Wake Forest University opens its fall semester on Aug. 25 with a yearlong celebration of science and technology, new and renovated buildings, a new divinity school, and an additional residential study center in Europe.
The semester also marks a new point in Wake Forest’s technology initiative, launched three years ago as part of the Wake Forest Undergraduate Plan, a blueprint to enhance undergraduate education. For the first time, all undergraduates will have laptop computers provided by the university. Wake Forest has gradually worked toward this point since fall 1996, distributing IBM ThinkPads to each new freshman class.
“This fall, we see the growing influence of the Undergraduate Plan on Wake Forest,” according to Paul D. Escott, dean of the College of Arts and Sciences. “In many aspects of their college experience, students are benefiting from the plan.”
“At the plan’s core is a commitment to preserving individualized instruction and small classes at Wake Forest, but the plan has many features that express themselves in a highly visible manner,” Escott added.
Devoting each year to particular themes, such as science and technology, is a direct outgrowth of the plan. The same is the case with continued attention to the university’s physical facilities and greater emphasis on study abroad.
For its special exploration of the science and technology theme, Wake Forest has scheduled a series of speakers, events and activities focusing on cloning, computer security issues, the environment, and numerous other topics.
“The change of the new millennium seemed like the perfect time to discuss the achievements of science and technology and to look toward the future and what it might hold,” said Wake Forest Professor of Biology William E. Conner, who is chairing the series called “Science and Technology: The Next Millennium.” The majority of the programming for the series, which begins Sept. 16, will be free and open to the public.
Students arriving on campus later this month will see work nearing completion on East Hall, a new classroom building. Due to be occupied in October, the 80,000-square-foot, five-level building will provide a new home to the Romance languages, German and Russian, and psychology departments. East Hall stands along Magnolia Court, a grass-covered lawn distinguished by several magnolia trees near the center of campus.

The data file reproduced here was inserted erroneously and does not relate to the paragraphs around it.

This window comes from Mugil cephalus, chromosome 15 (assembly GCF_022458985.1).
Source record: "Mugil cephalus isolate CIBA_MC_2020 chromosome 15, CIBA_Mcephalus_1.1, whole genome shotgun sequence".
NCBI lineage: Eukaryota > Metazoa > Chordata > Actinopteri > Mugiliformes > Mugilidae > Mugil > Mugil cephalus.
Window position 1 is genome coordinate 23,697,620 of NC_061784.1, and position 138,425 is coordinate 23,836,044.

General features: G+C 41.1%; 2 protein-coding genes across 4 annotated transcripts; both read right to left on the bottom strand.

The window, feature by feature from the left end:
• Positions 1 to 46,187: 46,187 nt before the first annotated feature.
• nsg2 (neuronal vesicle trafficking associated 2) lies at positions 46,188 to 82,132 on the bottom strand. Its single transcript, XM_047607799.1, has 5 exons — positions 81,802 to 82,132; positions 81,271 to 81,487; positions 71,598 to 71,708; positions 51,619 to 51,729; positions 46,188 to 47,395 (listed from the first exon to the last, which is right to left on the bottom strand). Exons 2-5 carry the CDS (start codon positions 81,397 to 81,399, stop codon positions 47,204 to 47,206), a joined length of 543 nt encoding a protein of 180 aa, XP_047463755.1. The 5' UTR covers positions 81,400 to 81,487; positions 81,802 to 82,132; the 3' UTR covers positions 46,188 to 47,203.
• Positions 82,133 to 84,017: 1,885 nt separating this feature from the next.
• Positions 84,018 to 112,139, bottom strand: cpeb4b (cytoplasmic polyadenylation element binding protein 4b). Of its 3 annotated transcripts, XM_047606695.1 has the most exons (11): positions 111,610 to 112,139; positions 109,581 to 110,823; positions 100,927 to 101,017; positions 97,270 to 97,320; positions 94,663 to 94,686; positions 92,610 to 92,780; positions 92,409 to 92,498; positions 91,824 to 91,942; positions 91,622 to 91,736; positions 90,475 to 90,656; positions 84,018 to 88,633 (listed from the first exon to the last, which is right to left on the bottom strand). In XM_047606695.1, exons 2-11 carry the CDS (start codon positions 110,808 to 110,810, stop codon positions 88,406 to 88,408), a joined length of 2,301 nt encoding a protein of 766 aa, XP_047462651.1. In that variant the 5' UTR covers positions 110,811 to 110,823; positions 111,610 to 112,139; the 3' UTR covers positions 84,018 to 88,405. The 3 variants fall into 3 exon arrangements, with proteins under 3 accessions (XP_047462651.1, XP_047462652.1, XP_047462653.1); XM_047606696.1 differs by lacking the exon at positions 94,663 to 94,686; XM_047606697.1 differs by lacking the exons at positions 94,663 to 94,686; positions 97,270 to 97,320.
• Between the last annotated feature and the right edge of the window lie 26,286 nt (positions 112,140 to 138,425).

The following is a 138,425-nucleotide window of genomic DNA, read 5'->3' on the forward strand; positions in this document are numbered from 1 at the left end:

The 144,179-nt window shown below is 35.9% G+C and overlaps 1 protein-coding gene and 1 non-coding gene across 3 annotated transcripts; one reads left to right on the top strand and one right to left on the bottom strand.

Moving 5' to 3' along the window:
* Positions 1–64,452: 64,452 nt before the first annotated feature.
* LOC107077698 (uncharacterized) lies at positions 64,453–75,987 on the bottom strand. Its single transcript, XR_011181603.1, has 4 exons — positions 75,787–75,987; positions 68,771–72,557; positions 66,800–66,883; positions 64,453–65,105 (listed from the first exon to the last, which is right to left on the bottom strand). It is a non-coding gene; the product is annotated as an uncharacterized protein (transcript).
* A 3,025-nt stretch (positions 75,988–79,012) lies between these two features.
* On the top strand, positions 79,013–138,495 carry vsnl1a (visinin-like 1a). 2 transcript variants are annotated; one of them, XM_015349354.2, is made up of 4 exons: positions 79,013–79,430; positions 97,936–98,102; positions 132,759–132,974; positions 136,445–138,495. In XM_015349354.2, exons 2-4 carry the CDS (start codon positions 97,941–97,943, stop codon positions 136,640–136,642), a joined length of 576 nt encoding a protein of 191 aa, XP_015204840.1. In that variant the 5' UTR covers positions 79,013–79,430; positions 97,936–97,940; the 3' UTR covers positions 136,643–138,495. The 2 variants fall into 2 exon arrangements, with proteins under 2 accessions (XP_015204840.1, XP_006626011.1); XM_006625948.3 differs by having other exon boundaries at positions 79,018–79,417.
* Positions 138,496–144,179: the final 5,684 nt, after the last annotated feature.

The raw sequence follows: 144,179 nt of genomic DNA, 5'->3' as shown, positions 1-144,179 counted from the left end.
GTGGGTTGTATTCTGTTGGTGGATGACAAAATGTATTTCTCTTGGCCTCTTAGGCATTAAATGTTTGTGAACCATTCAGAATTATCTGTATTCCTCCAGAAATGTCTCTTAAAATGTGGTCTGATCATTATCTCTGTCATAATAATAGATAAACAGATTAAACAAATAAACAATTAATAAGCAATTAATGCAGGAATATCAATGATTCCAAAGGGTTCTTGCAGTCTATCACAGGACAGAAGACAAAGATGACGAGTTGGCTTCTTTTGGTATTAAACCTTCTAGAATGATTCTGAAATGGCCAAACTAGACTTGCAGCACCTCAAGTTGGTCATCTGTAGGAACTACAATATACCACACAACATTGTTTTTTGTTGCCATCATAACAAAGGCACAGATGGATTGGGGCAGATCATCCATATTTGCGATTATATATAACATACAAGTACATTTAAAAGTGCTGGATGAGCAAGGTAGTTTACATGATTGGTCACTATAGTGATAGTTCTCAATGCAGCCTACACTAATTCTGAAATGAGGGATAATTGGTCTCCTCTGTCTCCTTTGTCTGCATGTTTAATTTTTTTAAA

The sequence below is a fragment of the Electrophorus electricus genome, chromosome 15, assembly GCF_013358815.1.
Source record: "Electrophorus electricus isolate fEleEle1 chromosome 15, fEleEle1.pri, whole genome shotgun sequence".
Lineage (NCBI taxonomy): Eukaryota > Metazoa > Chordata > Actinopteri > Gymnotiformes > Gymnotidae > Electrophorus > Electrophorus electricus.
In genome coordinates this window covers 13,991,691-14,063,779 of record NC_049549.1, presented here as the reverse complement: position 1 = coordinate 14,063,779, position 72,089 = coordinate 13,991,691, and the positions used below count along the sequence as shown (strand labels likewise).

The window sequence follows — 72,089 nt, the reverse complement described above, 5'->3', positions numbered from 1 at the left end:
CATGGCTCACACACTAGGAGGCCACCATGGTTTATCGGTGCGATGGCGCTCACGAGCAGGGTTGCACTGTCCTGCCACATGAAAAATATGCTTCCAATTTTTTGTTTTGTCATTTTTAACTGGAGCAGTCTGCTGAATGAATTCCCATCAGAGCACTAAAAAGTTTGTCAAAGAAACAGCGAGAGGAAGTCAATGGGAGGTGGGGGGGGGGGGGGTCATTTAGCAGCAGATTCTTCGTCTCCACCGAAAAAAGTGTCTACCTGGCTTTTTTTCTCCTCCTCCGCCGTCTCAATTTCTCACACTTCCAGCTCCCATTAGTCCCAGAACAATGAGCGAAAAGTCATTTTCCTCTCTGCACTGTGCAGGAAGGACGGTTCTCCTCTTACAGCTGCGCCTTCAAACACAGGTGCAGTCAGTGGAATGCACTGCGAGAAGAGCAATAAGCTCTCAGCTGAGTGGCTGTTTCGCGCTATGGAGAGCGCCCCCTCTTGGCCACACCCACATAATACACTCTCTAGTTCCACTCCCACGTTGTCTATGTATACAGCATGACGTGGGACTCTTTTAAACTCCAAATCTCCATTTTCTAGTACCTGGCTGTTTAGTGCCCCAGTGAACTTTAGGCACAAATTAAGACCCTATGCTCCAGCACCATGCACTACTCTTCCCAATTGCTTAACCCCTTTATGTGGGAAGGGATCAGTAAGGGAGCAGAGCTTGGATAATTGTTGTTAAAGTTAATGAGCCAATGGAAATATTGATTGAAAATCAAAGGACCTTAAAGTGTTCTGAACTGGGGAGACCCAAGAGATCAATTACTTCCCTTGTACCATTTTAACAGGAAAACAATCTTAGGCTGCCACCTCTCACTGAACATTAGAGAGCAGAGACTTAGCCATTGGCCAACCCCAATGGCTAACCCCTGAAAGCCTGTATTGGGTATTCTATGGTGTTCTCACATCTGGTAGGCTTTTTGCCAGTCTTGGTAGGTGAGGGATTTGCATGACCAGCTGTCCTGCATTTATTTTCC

The new building is a showcase for the multimedia equipment the university has been installing in classrooms across campus in recent years. It is the first Wake Forest building to feature the latest in multimedia equipment in every classroom. The rooms contain DVD video and audio equipment, as well as video document presenters, videocassette recorders and more.
Throughout the summer, renovation has been underway at residence halls across campus. Work was completed on a three-year project to install new fire alarm and smoke detector systems in residence halls. In addition, sprinkler systems were installed in several residence halls.
The Campus Ministry department has moved into a new location, thanks to extensive renovations on the lower level of Kitchin Residence Hall. The new space provides offices for Baptist, Catholic, Methodist, Presbyterian, Episcopal and Lutheran ministries, as well as the Intervarsity Christian Fellowship organization.
Another high-profile renovation occurred at Wingate Hall, adjacent to Wait Chapel. A two-story addition to Wingate Hall was completed this summer for the new Wake Forest Divinity School. Faculty and administrative offices occupy the 2,600-square-foot addition. The addition provides Wingate Hall with an entrance distinguished by four columns and a foyer highlighted by an inlaid marble cross in its floor.